While a good deal of the mannerisms of Matt Smith’s Eleventh Doctor were based on an appreciation for the comic timing and warmth of Patrick Troughton’s Second Doctor, it’s the key adventures of the Third Doctor that provides the key inspiration for “The Hungry Earth,” which also resurrects one of the classic show’s most memorable ‘monster’ races in the process.
Here are a few things to keep an eye out for, the next time you watch:
Steven Moffat approached Chris Chibnall to write the return of the Silurians as a special project. He asked him to reinvent the homo reptilian race for the modern age, changing their faces and their physiques, too. Along the way, he asked that they lose the third eye — which had since become a trademark of Davros — so Chris came up with the long poisoned tongue deployed by the warrior Alaya.
As befits a story written by such a Doctor Who buff, it begins with the Doctor promising to take his companions to the beach. This is something of a running joke, as the Third Doctor promised Sarah Jane Smith a beach trip, before the pair found themselves facing the Daleks on Exxilon (“Death to the Daleks”), and the Tenth Doctor promised similar trips to both Donna Noble (“Silence in the Library”) and Martha Jones (the animated adventure “The Infinite Quest”).
Due to budget constraints, Chris’s original plan to have the village terrorized by heavily shelled dinosaurs called Armasaurs had to be shelved, forcing the invention of bio-programmed soil. The special effects budget was spent on facial prosthetics for the Silurians instead.
The original title of this story was “The Ground Beneath Their Feet,” and Chris deliberately laced the story with callbacks to early ’70s Doctor Who. The Third Doctor’s trip to an alternate dimension in “Inferno” was also as a result of a drilling experiment, the giant force field the Silurians put around Cwmtaff echoes the heat-shield placed around the village of Devil’s End in “The Daemons,” the Doctor visits a Welsh mining village in “The Green Death” and the Silurian guns looked markedly similar to those wielded by their homo reptilian cousins in “The Sea Devils.”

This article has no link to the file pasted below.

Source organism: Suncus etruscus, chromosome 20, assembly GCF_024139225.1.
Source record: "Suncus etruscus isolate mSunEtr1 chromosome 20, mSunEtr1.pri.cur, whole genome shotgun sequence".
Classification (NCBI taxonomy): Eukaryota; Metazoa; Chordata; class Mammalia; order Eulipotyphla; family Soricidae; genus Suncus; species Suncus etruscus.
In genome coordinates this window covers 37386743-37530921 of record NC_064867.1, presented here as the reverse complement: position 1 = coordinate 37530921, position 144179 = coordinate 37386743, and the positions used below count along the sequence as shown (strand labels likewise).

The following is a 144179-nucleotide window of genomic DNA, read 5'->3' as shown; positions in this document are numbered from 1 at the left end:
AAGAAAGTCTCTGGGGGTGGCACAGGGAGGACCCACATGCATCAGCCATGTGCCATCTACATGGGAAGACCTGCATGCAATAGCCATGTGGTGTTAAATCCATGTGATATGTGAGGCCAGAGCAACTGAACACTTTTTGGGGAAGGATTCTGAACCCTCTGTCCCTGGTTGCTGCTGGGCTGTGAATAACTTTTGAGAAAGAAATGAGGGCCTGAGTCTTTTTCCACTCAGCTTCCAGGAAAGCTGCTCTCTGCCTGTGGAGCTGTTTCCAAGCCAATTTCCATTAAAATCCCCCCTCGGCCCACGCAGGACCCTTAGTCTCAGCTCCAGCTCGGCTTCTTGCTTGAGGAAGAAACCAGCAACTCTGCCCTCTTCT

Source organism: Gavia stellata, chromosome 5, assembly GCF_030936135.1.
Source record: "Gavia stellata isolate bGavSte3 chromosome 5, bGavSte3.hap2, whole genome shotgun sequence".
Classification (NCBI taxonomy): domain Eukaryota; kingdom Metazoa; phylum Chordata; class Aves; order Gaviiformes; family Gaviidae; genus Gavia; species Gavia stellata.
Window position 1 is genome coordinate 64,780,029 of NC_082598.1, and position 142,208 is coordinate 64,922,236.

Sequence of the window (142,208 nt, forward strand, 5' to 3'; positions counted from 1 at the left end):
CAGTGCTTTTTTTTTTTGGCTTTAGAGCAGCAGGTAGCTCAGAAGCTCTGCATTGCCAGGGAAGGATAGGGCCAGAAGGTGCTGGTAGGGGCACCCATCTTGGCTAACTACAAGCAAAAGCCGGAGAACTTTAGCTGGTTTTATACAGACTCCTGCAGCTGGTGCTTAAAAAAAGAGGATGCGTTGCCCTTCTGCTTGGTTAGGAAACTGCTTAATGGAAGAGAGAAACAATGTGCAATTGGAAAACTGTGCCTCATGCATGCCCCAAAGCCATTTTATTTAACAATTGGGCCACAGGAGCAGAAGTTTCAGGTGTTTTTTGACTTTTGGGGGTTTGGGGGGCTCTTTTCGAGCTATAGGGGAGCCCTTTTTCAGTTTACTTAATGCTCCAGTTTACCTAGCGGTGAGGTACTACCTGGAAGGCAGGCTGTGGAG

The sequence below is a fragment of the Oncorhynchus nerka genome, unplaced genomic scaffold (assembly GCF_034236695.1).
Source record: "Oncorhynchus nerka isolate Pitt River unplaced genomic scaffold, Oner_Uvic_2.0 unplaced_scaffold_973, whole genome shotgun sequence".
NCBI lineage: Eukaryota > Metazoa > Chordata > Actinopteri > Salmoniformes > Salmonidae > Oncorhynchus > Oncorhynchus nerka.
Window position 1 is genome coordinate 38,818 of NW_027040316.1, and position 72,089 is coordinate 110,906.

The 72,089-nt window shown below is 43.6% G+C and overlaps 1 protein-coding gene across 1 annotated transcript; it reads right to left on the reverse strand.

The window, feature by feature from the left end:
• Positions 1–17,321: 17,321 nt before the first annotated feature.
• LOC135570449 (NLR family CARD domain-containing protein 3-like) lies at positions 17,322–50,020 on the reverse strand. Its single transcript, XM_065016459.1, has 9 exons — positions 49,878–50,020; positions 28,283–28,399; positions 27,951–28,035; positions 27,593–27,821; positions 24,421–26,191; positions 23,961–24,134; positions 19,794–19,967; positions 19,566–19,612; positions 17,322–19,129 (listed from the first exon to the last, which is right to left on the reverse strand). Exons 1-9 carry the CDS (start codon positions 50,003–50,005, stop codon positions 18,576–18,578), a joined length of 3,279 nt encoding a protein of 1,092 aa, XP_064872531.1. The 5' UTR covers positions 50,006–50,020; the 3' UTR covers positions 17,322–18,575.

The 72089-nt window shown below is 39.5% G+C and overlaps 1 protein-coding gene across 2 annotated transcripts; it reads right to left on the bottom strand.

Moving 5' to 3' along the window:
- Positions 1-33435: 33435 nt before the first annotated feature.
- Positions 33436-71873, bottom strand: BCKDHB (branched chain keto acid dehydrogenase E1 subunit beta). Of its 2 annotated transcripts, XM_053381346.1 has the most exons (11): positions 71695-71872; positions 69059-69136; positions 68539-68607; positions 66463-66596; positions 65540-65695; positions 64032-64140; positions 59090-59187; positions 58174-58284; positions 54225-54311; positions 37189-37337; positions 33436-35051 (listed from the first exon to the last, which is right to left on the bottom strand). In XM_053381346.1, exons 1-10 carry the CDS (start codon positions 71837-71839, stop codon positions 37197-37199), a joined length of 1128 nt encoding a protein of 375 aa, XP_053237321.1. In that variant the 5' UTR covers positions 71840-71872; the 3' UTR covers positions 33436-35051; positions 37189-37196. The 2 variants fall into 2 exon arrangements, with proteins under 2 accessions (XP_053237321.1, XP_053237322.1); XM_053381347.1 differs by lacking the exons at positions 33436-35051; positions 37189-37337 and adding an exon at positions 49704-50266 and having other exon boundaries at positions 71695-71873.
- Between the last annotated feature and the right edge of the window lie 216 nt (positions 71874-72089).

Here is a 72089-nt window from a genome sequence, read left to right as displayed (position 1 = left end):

Continuing the tradition of inviting established British comedians to play cameo parts, Meera Syal plays Nasreen Chaudhry. Meera is well known to British TV viewers from her many comedic roles, not least as a member of the sketch troupe who made the hit BBC comedy Goodness Gracious Me:
Two other members of the Goodness Gracious Me cast have appeared in Doctor Who. Meera’s co-star and husband Sanjeev Bhaskar went on to appear as Colonel Ahmed in”Death in Heaven,” while Nina Wadia played Dr. Ramsden in “The Eleventh Hour.”
Alaya’s venomous line, “My death shall ignite a war, and every stinking ape shall be wiped from the surface of my beloved planet,” is a reference to one of the most famous lines in the classic 1968 sci-fi movie Planet of the Apes, especially Charlton Heston‘s similarly snarled “get your stinking paws off me, you damned dirty ape.”
Although it sounds like a genuine interrogation tactic, or a reference to a known situation in Doctor Who lore, the Klempari Defence is, in fact, an invention of Chris’s for the script:
The scene where Amy vanishes under the bio-programmed soil required Karen Gillan to be raised up on boxes, then lower herself into a stone enclosure, through two sheets of rubber. As it was quite a claustrophobic stunt to pull off, Karen used her own nervousness at lowering herself into the soil as inspiration for Amy’s panic.
Due to time constraints, a sub-plot was cut, which involved the Discovery Drilling Project having to speed up their activities in the face of intense pressure from their financial backers.
While talking to Ambrose about the useful objects in the van, the Doctor says “every little helps,” which will have been well known to British viewers at the time as the advertising slogan of Tesco supermarkets:
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